WASHINGTON (Reuters) - A 2.8-million-year-old jawbone fossil with five intact teeth unearthed in an Ethiopian desert is pushing back the dawn of humankind by about half a million years.
Scientists said on Wednesday the fossil represents the oldest known representative of the human genus Homo and appears to be a previously unknown species from the human lineage’s earliest phases.
Our species, Homo sapiens, appeared only 200,000 years ago, following a procession of others in the same genus. Until now, the oldest known remains from the human genus were about 2.3 to 2.4 million years old and from the species Homo habilis.
“Although it is probably a new species, we are awaiting more material before definitively naming a new species,” said University of Nevada, Las Vegas anthropologist Brian Villmoare, who helped lead the research published in the journal Science.
The jawbone was found in 2013 in northeastern Ethiopia’s Afar region about 40 miles (64 km) from where the remains of “Lucy,” one of the most famous fossils of a human ancestor, were discovered in 1974. Lucy’s species, Australopithecus afarensis, immediately preceded the Homo genus.
The anatomy of the new fossil, encompassing the left side of the lower jaw, suggests a close relationship with later Homo species. It boasted features including tooth shape and jaw proportions that separate early Homo lineage species from the more apelike Australopithecus. But its sloping chin still has hints of Lucy.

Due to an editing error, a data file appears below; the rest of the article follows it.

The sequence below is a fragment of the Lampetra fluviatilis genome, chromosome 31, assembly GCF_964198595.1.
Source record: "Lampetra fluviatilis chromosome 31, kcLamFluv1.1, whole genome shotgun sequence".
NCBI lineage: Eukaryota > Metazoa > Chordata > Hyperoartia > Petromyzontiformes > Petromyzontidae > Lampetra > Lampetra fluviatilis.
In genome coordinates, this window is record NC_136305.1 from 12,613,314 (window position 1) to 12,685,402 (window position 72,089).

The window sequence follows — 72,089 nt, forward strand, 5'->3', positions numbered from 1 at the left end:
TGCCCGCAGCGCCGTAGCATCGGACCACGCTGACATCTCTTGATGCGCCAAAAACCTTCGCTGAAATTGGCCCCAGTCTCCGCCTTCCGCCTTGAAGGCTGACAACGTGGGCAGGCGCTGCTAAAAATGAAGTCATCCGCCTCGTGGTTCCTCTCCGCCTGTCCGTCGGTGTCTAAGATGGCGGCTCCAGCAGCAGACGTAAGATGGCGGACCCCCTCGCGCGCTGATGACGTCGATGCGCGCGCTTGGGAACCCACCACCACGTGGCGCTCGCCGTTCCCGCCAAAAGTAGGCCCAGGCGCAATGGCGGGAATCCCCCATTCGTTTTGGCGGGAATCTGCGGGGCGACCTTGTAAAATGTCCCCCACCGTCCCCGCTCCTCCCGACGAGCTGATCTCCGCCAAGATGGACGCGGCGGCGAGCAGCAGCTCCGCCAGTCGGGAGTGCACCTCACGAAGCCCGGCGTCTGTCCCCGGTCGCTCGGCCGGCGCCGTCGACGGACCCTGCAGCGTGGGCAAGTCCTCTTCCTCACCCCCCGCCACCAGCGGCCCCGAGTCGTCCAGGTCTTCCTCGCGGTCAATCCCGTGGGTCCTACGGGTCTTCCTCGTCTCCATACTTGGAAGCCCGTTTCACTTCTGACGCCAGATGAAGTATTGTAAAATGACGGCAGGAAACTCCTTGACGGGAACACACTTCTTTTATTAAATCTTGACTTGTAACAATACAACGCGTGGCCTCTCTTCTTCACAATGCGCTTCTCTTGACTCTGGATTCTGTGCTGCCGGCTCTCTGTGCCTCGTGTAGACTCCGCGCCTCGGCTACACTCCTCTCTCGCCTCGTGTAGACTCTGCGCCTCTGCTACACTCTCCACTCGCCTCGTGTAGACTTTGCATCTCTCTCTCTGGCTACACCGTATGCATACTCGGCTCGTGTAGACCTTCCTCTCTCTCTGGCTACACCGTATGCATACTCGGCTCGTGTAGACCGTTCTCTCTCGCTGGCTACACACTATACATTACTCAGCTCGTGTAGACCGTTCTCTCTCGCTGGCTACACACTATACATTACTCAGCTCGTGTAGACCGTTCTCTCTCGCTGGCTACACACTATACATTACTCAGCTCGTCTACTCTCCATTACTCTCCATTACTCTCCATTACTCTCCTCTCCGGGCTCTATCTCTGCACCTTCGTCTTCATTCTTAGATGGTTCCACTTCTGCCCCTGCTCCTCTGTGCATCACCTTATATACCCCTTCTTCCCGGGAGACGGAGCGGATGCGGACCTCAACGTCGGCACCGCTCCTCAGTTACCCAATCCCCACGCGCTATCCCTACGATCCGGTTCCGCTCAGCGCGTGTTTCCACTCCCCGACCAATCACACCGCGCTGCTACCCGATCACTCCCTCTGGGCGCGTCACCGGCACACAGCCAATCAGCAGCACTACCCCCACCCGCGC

“At 2.8 million years ago, this places the evolution of our genus very close to 3.0 million years ago, which is when we last see Lucy’s species,” Villmoare said.
The Homo genus, especially after 2 million years ago, developed larger brains and tool use and began eating meat.
The landscape where the individual belonging to the jawbone lived probably had few trees except near water, like the modern Serengeti Plains in Tanzania, with abundant grazing animals, hippos and crocodiles, said Penn State University geoscientist Erin DiMaggio.
“If Homo was eating meat, it could have eaten any of the animals, but we don’t know much about that yet,” added Arizona State University anthropologist Kaye Reed. “It was a dangerous place. Saber-toothed cats, hyenas and other large carnivores could have preyed upon Homo.”
A separate study in the journal Nature provided a fresh analysis of a Homo habilis lower jaw from 1.8 million years ago, showing it was unexpectedly primitive and resembled the much older newly discovered jawbone.
Reporting by Will Dunham; Editing by James Dalgleish